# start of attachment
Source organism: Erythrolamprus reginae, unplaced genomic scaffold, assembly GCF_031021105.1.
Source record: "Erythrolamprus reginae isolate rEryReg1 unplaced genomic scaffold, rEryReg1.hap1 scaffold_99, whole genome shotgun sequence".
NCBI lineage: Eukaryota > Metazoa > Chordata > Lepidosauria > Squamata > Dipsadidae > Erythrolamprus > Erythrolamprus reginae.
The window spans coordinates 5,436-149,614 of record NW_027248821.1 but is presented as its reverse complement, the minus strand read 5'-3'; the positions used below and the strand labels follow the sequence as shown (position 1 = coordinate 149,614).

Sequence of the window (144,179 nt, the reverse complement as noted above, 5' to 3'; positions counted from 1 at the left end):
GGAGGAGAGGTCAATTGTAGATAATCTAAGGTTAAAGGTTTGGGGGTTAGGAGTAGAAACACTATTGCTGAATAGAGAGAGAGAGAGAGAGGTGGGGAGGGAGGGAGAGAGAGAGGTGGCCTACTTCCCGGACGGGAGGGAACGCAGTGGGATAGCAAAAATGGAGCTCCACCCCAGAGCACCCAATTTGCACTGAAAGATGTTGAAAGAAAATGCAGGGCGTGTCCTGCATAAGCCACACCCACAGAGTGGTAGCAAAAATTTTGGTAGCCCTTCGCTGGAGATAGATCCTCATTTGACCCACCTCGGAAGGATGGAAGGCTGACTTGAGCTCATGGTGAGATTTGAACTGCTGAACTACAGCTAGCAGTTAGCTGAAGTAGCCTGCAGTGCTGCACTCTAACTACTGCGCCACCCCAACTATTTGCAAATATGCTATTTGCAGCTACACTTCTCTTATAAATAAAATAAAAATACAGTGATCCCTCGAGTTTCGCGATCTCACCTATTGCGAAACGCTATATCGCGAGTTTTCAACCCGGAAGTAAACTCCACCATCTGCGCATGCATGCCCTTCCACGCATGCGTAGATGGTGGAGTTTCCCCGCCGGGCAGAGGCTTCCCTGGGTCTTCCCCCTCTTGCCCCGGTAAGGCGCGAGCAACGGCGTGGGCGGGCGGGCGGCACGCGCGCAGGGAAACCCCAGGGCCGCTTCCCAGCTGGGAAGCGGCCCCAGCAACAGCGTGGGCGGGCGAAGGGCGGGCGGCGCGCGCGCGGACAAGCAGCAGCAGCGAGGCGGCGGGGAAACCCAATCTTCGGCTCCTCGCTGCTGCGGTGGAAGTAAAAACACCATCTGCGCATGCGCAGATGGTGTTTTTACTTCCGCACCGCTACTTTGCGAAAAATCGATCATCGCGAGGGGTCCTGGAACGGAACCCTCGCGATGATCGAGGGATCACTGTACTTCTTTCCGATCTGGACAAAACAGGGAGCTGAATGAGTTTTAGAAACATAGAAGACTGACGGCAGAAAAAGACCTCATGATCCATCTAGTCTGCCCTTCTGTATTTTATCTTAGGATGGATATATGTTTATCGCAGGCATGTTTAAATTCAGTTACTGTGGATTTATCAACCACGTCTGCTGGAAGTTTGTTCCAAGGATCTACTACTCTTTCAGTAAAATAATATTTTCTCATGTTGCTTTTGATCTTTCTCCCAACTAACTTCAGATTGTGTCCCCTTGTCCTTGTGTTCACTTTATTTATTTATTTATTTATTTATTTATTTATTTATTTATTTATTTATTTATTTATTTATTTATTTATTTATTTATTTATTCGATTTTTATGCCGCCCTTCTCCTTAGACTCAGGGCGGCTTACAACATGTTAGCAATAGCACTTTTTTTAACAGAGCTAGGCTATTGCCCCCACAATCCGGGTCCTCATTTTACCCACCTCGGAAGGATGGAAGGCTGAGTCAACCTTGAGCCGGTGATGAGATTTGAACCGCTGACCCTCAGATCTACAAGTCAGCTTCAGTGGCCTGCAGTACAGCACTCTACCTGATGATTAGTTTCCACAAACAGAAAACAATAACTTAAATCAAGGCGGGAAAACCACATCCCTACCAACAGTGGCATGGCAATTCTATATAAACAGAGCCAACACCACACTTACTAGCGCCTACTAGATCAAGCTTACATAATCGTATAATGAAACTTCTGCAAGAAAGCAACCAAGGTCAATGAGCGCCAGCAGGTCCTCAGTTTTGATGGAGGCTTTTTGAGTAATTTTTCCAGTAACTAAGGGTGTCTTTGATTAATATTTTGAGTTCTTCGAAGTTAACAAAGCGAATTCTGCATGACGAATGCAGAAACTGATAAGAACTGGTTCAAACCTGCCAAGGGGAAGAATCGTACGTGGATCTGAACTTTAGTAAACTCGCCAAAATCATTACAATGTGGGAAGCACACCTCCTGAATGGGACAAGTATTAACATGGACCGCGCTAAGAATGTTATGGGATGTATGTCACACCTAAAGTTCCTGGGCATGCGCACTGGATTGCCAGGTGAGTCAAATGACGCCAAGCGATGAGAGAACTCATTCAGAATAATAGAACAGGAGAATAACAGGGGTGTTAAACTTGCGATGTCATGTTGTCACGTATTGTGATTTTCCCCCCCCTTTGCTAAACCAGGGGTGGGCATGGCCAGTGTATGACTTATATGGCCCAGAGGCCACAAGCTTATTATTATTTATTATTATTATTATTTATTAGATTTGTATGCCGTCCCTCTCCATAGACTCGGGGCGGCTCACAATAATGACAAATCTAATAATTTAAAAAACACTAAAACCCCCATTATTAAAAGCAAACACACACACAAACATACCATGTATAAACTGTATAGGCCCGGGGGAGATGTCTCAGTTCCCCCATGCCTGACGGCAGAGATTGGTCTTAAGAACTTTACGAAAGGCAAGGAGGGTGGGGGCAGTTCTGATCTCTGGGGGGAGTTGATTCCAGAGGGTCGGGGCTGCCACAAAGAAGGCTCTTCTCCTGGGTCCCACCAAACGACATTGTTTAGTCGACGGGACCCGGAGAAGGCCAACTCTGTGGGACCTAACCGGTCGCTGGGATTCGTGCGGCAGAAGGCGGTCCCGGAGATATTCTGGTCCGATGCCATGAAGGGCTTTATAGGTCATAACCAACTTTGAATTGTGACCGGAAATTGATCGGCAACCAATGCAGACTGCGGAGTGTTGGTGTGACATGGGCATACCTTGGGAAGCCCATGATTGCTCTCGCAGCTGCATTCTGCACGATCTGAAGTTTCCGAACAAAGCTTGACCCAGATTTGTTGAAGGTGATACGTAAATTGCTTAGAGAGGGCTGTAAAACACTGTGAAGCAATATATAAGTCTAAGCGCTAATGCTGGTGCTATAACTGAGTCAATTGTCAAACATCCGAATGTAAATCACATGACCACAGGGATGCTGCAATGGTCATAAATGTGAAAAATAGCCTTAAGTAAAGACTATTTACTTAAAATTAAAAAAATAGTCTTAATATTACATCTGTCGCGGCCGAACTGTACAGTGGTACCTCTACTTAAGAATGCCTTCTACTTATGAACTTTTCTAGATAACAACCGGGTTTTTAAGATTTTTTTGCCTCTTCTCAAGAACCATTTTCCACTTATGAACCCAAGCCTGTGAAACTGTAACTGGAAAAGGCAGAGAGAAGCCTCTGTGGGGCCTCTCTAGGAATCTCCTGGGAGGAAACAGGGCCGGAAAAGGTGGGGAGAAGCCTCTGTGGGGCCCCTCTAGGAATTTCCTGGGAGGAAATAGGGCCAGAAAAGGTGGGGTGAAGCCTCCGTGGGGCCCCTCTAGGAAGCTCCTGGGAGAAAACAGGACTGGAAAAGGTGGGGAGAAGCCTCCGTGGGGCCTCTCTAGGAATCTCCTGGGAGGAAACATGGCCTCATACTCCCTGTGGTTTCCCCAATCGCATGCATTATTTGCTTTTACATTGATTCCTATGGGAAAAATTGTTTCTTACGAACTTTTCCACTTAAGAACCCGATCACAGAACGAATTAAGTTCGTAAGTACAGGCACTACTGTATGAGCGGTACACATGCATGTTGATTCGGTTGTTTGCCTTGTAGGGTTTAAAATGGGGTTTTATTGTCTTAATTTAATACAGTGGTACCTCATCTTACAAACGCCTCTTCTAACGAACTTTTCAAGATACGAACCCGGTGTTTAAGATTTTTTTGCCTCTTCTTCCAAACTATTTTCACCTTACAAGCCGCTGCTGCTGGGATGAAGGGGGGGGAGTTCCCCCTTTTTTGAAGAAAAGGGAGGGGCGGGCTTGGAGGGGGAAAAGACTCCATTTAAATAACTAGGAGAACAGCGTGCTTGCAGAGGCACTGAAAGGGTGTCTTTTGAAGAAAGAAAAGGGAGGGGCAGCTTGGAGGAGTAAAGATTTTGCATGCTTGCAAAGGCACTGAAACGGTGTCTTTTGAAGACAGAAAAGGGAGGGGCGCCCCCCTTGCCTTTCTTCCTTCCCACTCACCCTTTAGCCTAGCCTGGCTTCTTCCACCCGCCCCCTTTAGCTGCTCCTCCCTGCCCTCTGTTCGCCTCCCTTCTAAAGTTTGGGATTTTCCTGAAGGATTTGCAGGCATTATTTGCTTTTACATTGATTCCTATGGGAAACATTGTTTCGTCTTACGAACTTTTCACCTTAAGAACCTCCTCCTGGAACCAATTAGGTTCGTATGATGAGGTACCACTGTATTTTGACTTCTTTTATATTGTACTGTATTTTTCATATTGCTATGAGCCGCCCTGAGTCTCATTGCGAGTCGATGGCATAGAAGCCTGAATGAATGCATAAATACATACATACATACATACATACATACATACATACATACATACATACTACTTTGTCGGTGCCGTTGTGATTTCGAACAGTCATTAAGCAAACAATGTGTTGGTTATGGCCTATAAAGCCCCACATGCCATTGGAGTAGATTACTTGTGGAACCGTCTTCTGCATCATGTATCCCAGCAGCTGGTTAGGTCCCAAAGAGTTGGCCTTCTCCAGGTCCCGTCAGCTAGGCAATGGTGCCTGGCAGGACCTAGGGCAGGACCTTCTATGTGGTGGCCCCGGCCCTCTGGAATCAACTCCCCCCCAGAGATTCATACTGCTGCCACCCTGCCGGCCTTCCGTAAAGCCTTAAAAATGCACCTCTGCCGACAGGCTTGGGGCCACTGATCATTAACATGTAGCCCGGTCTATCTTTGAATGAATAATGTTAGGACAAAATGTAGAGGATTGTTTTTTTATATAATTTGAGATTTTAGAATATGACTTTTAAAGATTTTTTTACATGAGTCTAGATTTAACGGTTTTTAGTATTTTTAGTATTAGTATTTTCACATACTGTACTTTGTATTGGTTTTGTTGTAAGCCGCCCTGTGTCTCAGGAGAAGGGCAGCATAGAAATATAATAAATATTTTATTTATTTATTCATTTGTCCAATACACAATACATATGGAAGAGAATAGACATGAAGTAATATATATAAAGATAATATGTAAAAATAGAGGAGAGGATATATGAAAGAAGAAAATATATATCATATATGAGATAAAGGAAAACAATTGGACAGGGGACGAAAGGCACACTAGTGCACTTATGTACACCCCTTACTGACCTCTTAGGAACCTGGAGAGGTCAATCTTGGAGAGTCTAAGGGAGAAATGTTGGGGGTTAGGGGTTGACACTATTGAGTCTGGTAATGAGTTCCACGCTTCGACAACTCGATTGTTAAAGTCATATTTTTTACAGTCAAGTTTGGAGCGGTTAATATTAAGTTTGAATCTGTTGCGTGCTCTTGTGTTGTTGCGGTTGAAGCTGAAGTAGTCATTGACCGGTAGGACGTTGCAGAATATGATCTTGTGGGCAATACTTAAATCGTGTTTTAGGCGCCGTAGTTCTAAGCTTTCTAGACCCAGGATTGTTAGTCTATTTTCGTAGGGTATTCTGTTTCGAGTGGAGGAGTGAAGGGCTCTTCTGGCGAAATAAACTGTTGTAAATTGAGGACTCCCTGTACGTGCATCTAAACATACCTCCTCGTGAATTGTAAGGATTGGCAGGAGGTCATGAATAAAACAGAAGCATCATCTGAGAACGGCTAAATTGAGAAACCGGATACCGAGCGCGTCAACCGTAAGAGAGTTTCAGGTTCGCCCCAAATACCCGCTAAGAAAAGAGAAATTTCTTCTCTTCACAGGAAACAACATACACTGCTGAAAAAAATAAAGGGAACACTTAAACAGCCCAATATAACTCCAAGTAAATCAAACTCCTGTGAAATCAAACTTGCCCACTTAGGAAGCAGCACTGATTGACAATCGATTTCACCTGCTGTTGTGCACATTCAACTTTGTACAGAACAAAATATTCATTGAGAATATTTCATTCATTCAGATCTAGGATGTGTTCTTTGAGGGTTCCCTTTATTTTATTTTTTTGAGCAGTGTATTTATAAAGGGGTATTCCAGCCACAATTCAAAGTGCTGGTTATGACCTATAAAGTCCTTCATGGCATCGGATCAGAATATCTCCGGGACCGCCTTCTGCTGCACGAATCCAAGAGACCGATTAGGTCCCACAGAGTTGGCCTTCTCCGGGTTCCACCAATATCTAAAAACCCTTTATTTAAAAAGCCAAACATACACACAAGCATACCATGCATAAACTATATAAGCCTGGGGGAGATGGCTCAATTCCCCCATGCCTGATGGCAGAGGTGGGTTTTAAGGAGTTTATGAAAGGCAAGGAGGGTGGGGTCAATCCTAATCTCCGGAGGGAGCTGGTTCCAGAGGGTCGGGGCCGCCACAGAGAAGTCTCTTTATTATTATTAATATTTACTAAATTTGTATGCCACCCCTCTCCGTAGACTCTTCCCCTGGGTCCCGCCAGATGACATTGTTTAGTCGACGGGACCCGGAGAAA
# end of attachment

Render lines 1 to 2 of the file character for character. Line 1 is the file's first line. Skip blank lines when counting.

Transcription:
Source organism: Erythrolamprus reginae, unplaced genomic scaffold, assembly GCF_031021105.1.
Source record: "Erythrolamprus reginae isolate rEryReg1 unplaced genomic scaffold, rEryReg1.hap1 scaffold_99, whole genome shotgun sequence".